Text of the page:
Backcountry recreation has seen a sharp increase in recent years, and each season more people are exploring past the boundaries of designated ski resorts and recreation areas. That’s not to say that an avalanche can’t happen on a ski hill, but it’s far more likely out of bounds in unmanaged terrain. Since 90% of avalanches are triggered by human activity, it’s imperative to learn the danger signs and to learn the best prevention and survival techniques.
When you delve into learning about avalanche safety, first things first. Getting familiar with the mechanics of avalanches is a must. It’s also a good idea to learn some related terminology and have a decent understanding of basic avalanche safety guidelines before going deeper into safety research and training. Get started with the solid information provided on the sites listed in this section.
How Avalanches Work – The experts at How Stuff Works have created this very thorough guide to the inner workings of an avalanche. Complete with highly entertaining videos, this article will get you up to speed on exactly what avalanches are and why they are so dangerous.
NSP Slope Safety – The U.S. National Ski Patrol provides this thorough guide to general avalanche safety. Topics covered include what to pack, red flags to watch for, and even some advice you may not expect (like assessing the relationships between you and your travel companions).
Avalanche Awareness from Mt. Hood – Mount Hood Resort in Oregon has a great page all about avalanche safety, including detailed explanations of the different types of avalanches and how you can best equip yourself to survive one.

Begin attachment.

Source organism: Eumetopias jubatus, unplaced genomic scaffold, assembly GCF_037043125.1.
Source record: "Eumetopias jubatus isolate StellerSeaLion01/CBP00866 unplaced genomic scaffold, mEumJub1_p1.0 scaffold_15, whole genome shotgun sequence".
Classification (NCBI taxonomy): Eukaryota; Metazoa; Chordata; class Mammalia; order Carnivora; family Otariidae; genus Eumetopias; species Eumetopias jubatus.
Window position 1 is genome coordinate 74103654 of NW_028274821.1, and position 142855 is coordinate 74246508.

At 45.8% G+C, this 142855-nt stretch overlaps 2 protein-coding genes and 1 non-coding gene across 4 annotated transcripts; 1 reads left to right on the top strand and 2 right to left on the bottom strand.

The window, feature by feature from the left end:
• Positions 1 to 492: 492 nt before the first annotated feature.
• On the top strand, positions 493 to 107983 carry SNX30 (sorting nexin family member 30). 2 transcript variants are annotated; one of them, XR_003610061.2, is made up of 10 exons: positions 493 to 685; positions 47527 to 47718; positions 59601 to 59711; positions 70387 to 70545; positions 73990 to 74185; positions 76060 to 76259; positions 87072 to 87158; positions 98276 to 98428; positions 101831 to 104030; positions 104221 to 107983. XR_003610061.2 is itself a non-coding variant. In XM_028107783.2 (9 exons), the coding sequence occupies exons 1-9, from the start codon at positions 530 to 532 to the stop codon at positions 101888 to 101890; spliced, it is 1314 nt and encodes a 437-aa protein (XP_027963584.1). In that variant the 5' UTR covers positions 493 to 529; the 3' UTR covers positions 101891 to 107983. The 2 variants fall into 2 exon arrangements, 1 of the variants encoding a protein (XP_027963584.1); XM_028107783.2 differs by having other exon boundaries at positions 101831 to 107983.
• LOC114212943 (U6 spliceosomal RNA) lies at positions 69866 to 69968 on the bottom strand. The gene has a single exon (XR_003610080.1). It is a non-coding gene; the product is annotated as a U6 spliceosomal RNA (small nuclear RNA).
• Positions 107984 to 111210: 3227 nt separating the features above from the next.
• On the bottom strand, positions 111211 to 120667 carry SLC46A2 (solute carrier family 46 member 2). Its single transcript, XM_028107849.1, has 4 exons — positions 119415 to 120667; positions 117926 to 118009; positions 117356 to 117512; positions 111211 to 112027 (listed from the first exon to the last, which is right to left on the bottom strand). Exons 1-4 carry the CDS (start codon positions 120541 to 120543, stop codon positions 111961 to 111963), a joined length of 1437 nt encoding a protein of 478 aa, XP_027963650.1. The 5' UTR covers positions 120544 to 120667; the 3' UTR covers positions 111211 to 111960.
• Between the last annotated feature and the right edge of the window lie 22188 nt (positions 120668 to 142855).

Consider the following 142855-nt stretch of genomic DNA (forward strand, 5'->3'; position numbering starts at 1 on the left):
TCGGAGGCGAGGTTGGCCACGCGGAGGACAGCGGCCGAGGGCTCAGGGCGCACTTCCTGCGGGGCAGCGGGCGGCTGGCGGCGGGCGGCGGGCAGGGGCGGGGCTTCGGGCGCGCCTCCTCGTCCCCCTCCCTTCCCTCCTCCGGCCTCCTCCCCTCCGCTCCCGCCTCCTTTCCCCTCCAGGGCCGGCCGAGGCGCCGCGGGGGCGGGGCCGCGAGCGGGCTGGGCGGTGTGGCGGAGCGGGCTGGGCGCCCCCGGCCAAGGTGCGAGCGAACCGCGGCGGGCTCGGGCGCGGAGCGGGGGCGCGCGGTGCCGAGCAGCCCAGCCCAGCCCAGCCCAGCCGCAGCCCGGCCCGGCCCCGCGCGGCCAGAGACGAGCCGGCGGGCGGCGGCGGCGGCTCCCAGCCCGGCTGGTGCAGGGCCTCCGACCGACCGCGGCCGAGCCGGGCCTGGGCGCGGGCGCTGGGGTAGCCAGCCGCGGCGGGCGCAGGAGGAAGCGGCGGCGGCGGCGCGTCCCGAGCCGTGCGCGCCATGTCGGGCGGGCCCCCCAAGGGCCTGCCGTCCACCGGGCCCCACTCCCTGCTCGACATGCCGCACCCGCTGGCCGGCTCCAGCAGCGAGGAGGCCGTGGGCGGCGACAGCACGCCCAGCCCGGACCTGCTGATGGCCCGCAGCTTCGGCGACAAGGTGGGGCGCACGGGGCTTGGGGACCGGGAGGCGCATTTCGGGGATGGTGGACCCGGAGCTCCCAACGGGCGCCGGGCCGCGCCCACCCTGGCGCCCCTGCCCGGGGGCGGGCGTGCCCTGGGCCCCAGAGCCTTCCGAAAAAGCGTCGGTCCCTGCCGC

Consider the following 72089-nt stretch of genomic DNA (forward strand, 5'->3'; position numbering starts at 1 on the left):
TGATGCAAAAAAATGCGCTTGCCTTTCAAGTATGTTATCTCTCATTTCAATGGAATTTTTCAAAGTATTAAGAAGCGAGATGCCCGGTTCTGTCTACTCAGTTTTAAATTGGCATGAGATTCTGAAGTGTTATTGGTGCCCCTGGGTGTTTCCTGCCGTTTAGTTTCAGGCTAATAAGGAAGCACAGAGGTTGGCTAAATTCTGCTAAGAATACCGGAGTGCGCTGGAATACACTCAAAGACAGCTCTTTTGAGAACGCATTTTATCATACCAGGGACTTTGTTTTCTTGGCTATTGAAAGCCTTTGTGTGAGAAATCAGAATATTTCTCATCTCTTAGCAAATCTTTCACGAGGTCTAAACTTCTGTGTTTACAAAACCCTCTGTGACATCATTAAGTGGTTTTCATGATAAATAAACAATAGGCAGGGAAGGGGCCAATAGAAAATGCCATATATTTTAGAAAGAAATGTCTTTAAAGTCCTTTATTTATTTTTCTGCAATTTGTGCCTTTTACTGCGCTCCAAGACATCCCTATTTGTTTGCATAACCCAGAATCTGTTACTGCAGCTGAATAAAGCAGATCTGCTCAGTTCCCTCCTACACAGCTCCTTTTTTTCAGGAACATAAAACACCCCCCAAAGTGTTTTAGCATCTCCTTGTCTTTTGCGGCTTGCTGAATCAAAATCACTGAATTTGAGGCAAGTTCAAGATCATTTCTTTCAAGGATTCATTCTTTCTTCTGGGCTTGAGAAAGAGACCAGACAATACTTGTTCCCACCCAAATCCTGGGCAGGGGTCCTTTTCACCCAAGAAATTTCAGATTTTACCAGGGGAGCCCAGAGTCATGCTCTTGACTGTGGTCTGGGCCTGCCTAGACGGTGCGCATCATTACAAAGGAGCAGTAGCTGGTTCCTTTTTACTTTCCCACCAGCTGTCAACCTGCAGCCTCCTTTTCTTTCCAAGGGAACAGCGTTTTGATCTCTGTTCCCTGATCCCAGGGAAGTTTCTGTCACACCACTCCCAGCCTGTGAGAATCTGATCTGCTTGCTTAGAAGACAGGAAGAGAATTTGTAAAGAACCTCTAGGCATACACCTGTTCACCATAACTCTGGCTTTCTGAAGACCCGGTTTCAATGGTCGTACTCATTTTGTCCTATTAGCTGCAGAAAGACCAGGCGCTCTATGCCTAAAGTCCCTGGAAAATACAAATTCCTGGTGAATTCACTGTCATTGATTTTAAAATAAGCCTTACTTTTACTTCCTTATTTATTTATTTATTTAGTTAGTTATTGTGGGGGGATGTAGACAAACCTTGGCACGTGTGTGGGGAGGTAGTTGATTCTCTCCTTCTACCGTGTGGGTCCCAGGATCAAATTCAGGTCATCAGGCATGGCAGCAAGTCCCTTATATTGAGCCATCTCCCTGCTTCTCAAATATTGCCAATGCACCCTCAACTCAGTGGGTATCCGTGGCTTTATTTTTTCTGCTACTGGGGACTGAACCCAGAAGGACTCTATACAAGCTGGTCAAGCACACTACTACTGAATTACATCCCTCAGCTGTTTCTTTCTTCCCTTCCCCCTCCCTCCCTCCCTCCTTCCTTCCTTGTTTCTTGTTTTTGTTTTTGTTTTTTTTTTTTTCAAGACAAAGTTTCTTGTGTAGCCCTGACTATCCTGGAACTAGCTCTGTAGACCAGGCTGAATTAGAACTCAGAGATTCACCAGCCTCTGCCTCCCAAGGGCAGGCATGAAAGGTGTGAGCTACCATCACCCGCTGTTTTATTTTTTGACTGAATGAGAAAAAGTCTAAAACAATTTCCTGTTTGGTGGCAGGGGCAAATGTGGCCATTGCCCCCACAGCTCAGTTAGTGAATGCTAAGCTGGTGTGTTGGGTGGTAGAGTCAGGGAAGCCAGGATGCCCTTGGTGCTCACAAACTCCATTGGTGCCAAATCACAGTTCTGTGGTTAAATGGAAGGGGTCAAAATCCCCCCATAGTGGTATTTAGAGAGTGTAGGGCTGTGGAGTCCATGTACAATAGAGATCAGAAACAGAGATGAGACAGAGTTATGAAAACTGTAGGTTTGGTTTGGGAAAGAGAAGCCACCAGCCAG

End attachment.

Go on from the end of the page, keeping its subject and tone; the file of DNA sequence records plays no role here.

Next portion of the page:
Avalanche Weather Forecasting – If you want to go a little further into the inner workings of an avalanche, run through this learning module offered for free by the University Corporation for Atmospheric Research. You’ll find out how several different factors can converge to create the perfect conditions for a dangerous snowslide.
Avalanche prevention is by far the best way to avoid becoming caught in one. Next comes preparedness. If you are in an avalanche, whether or not you have taken appropriate precautions could make the difference between life and death. Avalanche safety courses will walk you through the tools and tactics you need to survive or to perform an avalanche rescue.
Learn About Avalanche Safety – Backcountry Access has a section on its site dedicated to avalanche safety. Check out their series of videos outlining proper techniques when it comes to loading your backpack with the right equipment, executing a beacon search, and much more.
Online Snowmobile Safety Courses – This site offers official snowmobile safety training courses that you can take online. There are links for state-specific tests, and all include a section regarding avalanche safety. You’ll have to pay for each course, but each has been approved by state and national agencies like parks and recreation divisions.
Online Avalanche Safety Training – Don’t go into the backcountry until you check out this series of free online courses. Each focuses on a particular method or scenario, like routefinding in heavy snow and belaying on a snow slope.